Friday, February 24, 2006


Lemon pound cake is my attempt at salvation today. The recipe calls for the requisite ludicrous amount of butter, white sugar, and the majority of my week’s WIC eggs. I will get no points as Frugal Housefrau today but we need this cake.

A yellow candle burns on the counter surrounded by fat, gloriously yellow fruits. I have whispered my prayer. My daughter is juicing the lemons. I steady her little hands over a bowl. We hold the lemon half in our left hands and squeeze, twisting a Peter Rabbit spoon around inside, pushing out the pulp and juice. “Squeeze, twist” we chant softly. I take my hands away to sift the flour. Little hands continue work, a little voice chants.

We need lemons today. We need yellow magic. We blend a huge pitcher of lemonade, roll and toss a half dozen lemons on the couch, cut out a construction paper bowl and fill it with paper lemons. I watch the sugar dissolve as I whisk the glaze for the cake. An intense lemon syrup shimmering. While I whisk my daughter runs around the living room busily setting up tiny bowls of dry cereal that a line of stuffed animals sidle up to for the rest of the day. I wash the mixing bowl, measuring cup, beaters…I listen to the water rushing from the faucet.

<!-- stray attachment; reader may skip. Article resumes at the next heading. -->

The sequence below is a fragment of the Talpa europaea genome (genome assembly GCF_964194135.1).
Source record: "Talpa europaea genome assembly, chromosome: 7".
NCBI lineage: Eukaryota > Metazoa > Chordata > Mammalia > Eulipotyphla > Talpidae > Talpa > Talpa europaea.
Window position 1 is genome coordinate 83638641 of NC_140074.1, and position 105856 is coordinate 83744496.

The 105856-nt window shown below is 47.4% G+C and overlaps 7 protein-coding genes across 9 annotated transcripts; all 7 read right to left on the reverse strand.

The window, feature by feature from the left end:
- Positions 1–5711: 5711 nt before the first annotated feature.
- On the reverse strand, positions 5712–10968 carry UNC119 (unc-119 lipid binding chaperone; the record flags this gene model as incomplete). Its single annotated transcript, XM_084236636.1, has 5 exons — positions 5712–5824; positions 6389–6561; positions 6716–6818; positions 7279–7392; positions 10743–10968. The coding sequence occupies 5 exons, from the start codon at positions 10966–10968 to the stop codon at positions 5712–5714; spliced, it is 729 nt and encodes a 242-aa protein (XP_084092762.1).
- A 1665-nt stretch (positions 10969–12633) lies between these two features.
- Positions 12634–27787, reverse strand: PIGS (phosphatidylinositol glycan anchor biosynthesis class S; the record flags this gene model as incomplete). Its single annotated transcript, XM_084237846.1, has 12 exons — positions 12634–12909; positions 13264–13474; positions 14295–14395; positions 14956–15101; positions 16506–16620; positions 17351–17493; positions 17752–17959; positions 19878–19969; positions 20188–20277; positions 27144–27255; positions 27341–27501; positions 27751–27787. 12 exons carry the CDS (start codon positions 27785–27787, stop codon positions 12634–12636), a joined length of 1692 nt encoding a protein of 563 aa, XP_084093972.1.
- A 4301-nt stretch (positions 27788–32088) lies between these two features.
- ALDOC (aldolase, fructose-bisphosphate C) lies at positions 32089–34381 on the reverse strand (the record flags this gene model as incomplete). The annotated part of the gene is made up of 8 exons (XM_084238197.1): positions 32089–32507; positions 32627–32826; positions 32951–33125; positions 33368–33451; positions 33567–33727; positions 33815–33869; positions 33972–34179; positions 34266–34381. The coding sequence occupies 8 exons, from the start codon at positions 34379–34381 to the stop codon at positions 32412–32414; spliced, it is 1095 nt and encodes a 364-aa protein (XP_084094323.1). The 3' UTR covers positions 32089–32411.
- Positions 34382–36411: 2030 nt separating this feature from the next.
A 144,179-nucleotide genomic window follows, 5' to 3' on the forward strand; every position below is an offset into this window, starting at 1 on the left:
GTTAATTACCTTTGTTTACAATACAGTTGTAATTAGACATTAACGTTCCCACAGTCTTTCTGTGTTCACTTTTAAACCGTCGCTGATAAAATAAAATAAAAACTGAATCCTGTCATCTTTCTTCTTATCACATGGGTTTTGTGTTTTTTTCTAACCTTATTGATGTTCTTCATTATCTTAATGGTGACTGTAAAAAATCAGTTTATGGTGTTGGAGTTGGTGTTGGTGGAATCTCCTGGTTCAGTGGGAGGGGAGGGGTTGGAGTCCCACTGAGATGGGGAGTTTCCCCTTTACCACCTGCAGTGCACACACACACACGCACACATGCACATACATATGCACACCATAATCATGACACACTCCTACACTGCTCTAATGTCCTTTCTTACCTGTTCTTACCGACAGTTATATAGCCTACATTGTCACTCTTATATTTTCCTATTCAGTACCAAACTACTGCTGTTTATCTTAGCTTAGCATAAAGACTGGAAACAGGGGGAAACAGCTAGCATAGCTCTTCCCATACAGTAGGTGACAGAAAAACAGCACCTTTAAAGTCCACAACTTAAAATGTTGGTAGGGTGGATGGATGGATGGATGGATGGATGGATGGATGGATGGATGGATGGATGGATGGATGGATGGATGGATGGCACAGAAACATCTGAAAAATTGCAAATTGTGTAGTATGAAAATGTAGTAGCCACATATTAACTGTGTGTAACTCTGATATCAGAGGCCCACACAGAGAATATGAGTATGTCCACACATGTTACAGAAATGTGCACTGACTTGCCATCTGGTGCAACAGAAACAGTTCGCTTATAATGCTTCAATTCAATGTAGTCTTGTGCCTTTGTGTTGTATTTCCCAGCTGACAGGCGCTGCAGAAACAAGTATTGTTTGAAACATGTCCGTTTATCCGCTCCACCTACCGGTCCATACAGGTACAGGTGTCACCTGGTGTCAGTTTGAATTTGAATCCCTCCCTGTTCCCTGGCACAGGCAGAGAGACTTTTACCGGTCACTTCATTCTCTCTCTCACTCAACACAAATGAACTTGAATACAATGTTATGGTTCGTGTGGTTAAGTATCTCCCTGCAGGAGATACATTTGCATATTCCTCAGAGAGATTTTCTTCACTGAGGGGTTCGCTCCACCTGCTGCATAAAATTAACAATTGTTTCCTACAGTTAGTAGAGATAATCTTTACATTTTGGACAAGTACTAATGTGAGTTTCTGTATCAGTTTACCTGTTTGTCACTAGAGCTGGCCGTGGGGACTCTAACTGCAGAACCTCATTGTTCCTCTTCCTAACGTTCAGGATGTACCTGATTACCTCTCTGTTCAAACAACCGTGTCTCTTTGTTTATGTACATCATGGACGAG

It has been a strange winter. In our bleak front yard sits the long since caved in Solstice snow fort, a mountain of dirty ice that she “otter slides” down. I stand beside her watching. It seems as if this winter has not really set in yet and at the same time has that interminable quality that pulls us into a place not exactly dark but dull. Perpetually overcast. One of my journal entries reads “pit of hellish self doubt = motherhood.”

Last week as we sat down to lunch our food barely fit on the table. A “party” had been arranged. Boxes and random containers were stacked together. Cakes, she told me. Huge, delicious cakes that were not to be moved. Magazine cutouts of ferrets were propped up alongside waiting to nibble at the dainties. She was tearing around reciting stories wearing her underwear, a yard sale find “ALF” life vest (circa 1986), and bouncing pigtails. For a child with such a brilliant imagination every piece of string or lint evokes an entire universe and she is utterly bereft if one is moved or vacuumed away. We vacillate between charmed and damned depending how well I draw a dog or how fast I sing a song.

We need this cake. We eat our slices contentedly.

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